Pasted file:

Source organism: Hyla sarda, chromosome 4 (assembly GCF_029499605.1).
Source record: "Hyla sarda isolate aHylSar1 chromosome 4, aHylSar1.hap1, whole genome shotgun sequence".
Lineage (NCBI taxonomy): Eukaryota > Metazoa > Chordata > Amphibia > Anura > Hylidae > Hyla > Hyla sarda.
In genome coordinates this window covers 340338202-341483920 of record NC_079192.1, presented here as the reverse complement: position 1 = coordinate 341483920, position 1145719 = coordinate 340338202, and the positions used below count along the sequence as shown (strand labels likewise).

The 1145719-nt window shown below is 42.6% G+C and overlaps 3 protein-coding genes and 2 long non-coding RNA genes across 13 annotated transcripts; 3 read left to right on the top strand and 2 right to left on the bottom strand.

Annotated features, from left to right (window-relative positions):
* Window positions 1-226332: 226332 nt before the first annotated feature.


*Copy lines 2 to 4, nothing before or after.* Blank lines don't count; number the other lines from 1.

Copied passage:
Source record: "Hyla sarda isolate aHylSar1 chromosome 4, aHylSar1.hap1, whole genome shotgun sequence".
Lineage (NCBI taxonomy): Eukaryota > Metazoa > Chordata > Amphibia > Anura > Hylidae > Hyla > Hyla sarda.
In genome coordinates this window covers 340338202-341483920 of record NC_079192.1, presented here as the reverse complement: position 1 = coordinate 341483920, position 1145719 = coordinate 340338202, and the positions used below count along the sequence as shown (strand labels likewise).